Things escalated when the man, who seemed severely mentally ill, was let out of his cell for a daily break and began pounding on Fochs’ cell door for 15 to 20 minutes.
“A loud metal door in a concrete room,” she recalled. “You can imagine how loud that would be and the reverberation that would happen.”
Compounding the crisis, since Fochs entered the jail, she had been unable to take the prescribed hormones and anti-anxiety medications on which she depends — apparently because correctional staff could not verify her prescriptions with her pharmacy, she was told.
“I basically had a complete and total mental breakdown without my medication in my system,” she said. As the harassment continued, Fochs recalled, “I had a panic attack. I was hunched in the corner sobbing and hyperventilating.”
Repeatedly, Fochs pressed the call button in her cell, intended to summon correctional officers in case of an emergency. The calls went largely unanswered, she said.
As officers passed her cell for hourly security checks, Fochs said she was met with silence when she asked for help.
“I’d say, ‘Officers, I’d like to file a harassment complaint,'” she recalled. “They would just keep moving along.”
Finally, when staff visited Fochs Monday night to check her vitals, she broke down sobbing in front of nurses and a correctional officer. The man who had harassed her was moved that night.
Even then, she said, the other men housed near her constantly commented on her appearance — some flirted while others questioned whether she was “a real woman.” The harassment continued until she was released, Fochs said.
Reached for comment, Noah Haglund, a spokesman for the King County Department of Adult and Juvenile Detention, said that shift commanders are reviewing Fochs’s allegations “to determine whether there is evidence to support her complaint against another person in custody.”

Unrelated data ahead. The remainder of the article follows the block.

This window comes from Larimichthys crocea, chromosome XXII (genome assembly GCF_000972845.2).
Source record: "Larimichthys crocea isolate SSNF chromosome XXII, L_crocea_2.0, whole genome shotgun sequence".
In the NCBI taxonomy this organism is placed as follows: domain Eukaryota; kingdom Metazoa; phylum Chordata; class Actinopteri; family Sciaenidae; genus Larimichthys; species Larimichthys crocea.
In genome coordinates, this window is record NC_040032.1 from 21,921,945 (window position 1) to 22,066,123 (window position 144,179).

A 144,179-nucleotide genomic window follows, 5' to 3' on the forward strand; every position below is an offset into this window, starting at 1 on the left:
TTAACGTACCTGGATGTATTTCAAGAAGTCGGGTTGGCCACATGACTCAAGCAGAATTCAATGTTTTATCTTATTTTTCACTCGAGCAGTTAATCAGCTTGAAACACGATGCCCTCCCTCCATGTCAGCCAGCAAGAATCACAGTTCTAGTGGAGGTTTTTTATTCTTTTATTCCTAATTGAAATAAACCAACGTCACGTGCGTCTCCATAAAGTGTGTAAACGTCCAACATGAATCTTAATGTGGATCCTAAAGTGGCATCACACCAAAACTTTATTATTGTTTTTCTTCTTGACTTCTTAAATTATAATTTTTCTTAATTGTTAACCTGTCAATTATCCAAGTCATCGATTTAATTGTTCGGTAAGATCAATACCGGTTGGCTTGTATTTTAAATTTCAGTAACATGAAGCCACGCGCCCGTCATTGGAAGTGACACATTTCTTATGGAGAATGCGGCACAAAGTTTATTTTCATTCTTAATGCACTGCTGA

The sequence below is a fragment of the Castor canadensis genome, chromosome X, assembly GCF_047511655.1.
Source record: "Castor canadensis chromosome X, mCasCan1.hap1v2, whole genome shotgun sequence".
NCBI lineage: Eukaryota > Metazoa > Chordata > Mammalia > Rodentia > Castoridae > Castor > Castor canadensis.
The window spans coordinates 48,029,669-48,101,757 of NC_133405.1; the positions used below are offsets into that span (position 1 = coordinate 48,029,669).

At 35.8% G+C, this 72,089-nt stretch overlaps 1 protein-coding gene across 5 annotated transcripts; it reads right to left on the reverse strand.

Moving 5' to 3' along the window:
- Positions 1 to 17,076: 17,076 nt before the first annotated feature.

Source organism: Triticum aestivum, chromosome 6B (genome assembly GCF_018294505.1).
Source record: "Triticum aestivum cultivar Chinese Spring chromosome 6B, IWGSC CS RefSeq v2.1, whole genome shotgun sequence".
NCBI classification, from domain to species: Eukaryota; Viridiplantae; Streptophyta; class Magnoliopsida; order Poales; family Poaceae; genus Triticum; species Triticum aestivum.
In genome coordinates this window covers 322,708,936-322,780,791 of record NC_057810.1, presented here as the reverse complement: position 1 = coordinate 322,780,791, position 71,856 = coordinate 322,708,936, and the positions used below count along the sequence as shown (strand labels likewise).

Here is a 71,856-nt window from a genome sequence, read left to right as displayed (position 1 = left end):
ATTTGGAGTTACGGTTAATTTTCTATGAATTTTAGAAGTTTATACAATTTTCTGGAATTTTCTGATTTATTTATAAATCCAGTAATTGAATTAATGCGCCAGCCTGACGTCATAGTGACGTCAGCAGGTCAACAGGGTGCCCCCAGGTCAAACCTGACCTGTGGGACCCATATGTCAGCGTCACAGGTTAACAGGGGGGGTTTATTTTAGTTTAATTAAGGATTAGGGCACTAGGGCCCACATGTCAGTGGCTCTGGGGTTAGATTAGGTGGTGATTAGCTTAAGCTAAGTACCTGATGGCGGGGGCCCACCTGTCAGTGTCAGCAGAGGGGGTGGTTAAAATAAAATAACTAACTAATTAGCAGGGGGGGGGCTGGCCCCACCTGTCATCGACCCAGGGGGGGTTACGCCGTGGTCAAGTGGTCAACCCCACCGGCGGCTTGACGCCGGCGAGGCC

“I never even got my hearing” Monday morning, Fochs’ public defender told her that her court hearing on the assault allegation pushed back due to administrative delays, would finally take place within an hour. The hour came and went.
Finally, around 9 p.m. Monday, Fochs was abruptly released after nearly 44 hours in custody. (In Washington, people cannot be held for more than 72 hours without charges.)
“They just released me, without telling me if they were going to pursue charges or [if] they were going to continue to investigate me,” she said. “I never even got my hearing before a judge or anything.”
Days after her release, Fochs was still reeling from the manic episodes she experienced while off her medication. She fears that the harassment she experienced in jail has left her traumatized, and said she began contemplating self-harm for the first time in months.
Having attended the protest wary of police and the criminal justice system, Fochs now feels radicalized, and counts herself among those now calling for a wholesale disbanding of police departments.
“It was terrifying and disgusting,” she said. “It showed me that the police need to be dissolved and there needs to be something different to take their place.”